New York will have to make significant budget cuts in the coming weeks without federal aid to local governments, Gov. Andrew M. Cuomo said, and investigators enforcing the state’s COVID-19 mandates at New York businesses will issue violations to more than 100 downstate establishments for noncompliance.
The governor renewed his plea Sunday for federal aid to be sent to state and local governments following economic turmoil caused by the coronavirus pandemic to prevent a minimum 20 percent cut to schools, hospitals and localities. New York faces a roughly $14 billion budget shortfall and has spent roughly $5 billion combating COVID-19 to date. Officials said in May the state needs $61 billion in federal support.
New York’s deadline to make significant budget cuts is looming within the coming weeks, Gov. Cuomo said, as U.S. senators continue to negotiate the $3 trillion federal HEROES Act coronavirus relief package House Democrats passed in May.
“I think the drop-dead date is this round that they’re in now,” Gov. Cuomo said during a telephoned pandemic briefing Sunday morning. “They have been promising, promising, promising. They have been saying we’re going to do it, and they didn’t.”
President Donald J. Trump and Sen. Majority Leader Mitch McConnell, R-Ky, have said this week they support funding state aid. The pair and other Republican representatives railed against federal aid to localities earlier this year, saying the federal government should not have to “bail out” Democratic states ravaged by the virus this spring. Congress enters recess Aug. 7.
The governor called for all state Republican representatives to place pressure on federal lawmakers to support the people of New York and provide relief to local governments. “It’s going to be this last action, whether that’s in one week or two weeks, but I don’t believe we’re going to get past that,” Gov. Cuomo said.
The governor expressed concern about the additional $600 unemployment check benefit, slated to end this month.
“That is really going to cause havoc and tremendous stress for people,” Gov. Cuomo said. “Washington is playing politics. There’s a gridlock — they don’t even have a proposal on the table. They’re about to end unemployment for people.”
State police and the State Liquor Authority are increasing patrols and investigation to ensure businesses enforce the state’s coronavirus mandates, such as social distancing or wearing face masks in public. SLA will issue violations to 105 downstate and New York City establishments Monday in Manhattan, Brooklyn, the Bronx, Queens and Nassau and Suffolk counties.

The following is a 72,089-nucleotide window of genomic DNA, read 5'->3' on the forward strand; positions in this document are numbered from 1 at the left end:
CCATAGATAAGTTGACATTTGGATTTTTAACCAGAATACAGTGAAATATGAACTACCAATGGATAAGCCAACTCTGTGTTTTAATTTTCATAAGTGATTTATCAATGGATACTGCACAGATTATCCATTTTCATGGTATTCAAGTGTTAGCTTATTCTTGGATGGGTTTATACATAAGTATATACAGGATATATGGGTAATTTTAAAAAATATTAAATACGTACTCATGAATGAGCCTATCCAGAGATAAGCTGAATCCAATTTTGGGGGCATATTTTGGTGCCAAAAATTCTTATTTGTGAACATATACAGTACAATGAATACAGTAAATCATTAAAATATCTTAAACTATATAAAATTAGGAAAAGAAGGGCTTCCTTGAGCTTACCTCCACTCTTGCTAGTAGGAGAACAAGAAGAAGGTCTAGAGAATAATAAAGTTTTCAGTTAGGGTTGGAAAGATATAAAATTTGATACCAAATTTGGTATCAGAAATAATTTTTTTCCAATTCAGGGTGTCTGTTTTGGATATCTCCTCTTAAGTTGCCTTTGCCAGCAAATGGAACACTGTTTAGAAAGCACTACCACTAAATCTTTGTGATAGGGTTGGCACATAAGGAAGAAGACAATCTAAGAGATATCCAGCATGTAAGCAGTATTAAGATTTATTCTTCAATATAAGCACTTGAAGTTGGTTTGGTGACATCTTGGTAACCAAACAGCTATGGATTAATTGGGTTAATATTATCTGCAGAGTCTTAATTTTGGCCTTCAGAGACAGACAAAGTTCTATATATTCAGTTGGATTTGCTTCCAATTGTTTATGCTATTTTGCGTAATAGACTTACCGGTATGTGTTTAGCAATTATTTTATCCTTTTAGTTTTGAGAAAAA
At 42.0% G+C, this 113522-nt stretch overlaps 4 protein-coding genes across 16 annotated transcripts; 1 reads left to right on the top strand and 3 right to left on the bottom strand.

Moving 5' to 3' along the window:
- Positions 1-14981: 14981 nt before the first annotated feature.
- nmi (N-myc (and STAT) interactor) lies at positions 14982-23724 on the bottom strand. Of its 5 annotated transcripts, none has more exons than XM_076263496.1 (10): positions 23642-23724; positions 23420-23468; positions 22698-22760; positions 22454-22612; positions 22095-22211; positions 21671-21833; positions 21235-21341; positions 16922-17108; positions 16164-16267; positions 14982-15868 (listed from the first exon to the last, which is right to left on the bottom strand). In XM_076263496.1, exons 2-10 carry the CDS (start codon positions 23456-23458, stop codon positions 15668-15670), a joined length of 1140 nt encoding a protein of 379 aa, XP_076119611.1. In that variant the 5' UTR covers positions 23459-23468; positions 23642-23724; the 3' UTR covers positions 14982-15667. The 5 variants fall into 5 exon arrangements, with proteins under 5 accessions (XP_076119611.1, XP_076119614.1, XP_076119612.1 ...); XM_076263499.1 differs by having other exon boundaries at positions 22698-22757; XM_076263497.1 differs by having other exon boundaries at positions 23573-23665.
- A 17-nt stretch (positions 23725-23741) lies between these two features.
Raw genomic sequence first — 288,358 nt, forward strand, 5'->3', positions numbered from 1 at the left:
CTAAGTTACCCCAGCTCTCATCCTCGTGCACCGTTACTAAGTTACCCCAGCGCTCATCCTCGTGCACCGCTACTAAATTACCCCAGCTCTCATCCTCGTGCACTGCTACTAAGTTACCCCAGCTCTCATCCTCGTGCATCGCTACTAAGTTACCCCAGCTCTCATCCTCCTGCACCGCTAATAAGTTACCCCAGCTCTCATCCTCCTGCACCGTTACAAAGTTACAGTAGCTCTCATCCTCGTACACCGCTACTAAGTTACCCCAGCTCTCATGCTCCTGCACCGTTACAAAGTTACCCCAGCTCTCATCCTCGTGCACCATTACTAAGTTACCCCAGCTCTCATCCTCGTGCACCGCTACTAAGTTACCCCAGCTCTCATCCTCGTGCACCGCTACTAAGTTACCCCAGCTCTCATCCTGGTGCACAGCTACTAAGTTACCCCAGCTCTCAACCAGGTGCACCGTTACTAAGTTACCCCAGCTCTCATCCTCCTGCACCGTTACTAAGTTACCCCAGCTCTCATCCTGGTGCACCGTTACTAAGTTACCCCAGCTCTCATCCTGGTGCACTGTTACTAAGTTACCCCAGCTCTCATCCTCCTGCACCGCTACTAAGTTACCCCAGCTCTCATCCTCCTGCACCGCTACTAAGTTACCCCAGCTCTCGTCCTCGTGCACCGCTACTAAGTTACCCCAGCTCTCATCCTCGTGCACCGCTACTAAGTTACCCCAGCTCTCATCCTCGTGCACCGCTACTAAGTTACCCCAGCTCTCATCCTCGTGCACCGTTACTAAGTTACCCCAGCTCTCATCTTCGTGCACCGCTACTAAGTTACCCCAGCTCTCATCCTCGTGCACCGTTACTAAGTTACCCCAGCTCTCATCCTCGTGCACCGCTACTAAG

“Literally in every county in downstate New York they have had violations,” Gov. Cuomo said. “They’re going to be doing additional suspensions tomorrow.”
The SLA Board decides to suspend a business’ restaurant and liquor license, or suspending operations.
SLA issued violations to 37 New York City establishments Friday after more than 1,100 compliance checks on Long Island, in Queens, Manhattan and several New York City neighborhoods.
U.S. Reps. Bennie G. Thompson, D-Ms, who chairs the Committee on Homeland Security, and New York’s Kathleen Rice, D-4, chairwoman of the Border Security, Facilitation, and Operations Subcommittee, announced Saturday they will investigate false statements U.S. Department of Homeland Security officials are accused of making earlier this year regarding the department’s decision to ban New York residents from federal Trusted Travelers programs, including Global Entry.
Gov. Cuomo called for the U.S. Department of Justice and Congress to launch an investigation into the matter Friday.
“You look at the effect — it’s clear they were playing politics,” the governor said Sunday. “It’s clear they were trying to exploit New York. They hurt the economy, they slowed down people in airports when coronavirus was coming.”
The governor has not spoken with Mr. Thompson or Ms. Rice about the investigation.
“It’s a clear abuse of government,” Gov. Cuomo added of the state’s six-month-plus TTP ban. “I think they lied.”
Also on Sunday, the governor commented on the passing of TV host Regis F. Philbin, who died Friday night. He was 88.
Gov. Cuomo met Mr. Philbin, a fellow New Yorker, several times.
“He was just a beautiful person and he was a great home for this country,” Gov. Cuomo said. “He was positive, he was energetic and optimistic and welcoming. He brought that gift. He was a gift to this country.
“He made us all proud, not just as New Yorkers, but as Americans.”
Officials are exploring allowing new drivers to take the state’s required five-hour course before taking a driver’s test digitally, or via Zoom. The decision is expected this week, Secretary to the Governor Melissa DeRosa said.
State officials continue to monitor New York’s COVID-19 numbers as the virus soars in 35 states across the U.S. and Puerto Rico. The state reported eight fewer virus patients in New York hospitals Sunday, bringing the total to 637 hospitalized — the lowest since March 18.
Three New Yorkers died from the virus Saturday, down from 13 Wednesday. The state’s virus-related fatalities have fluctuated below 15 per day for several weeks.
The state reported 536 new COVID-19 cases, or about 1 percent positive, of the 53,568 tests conducted Saturday.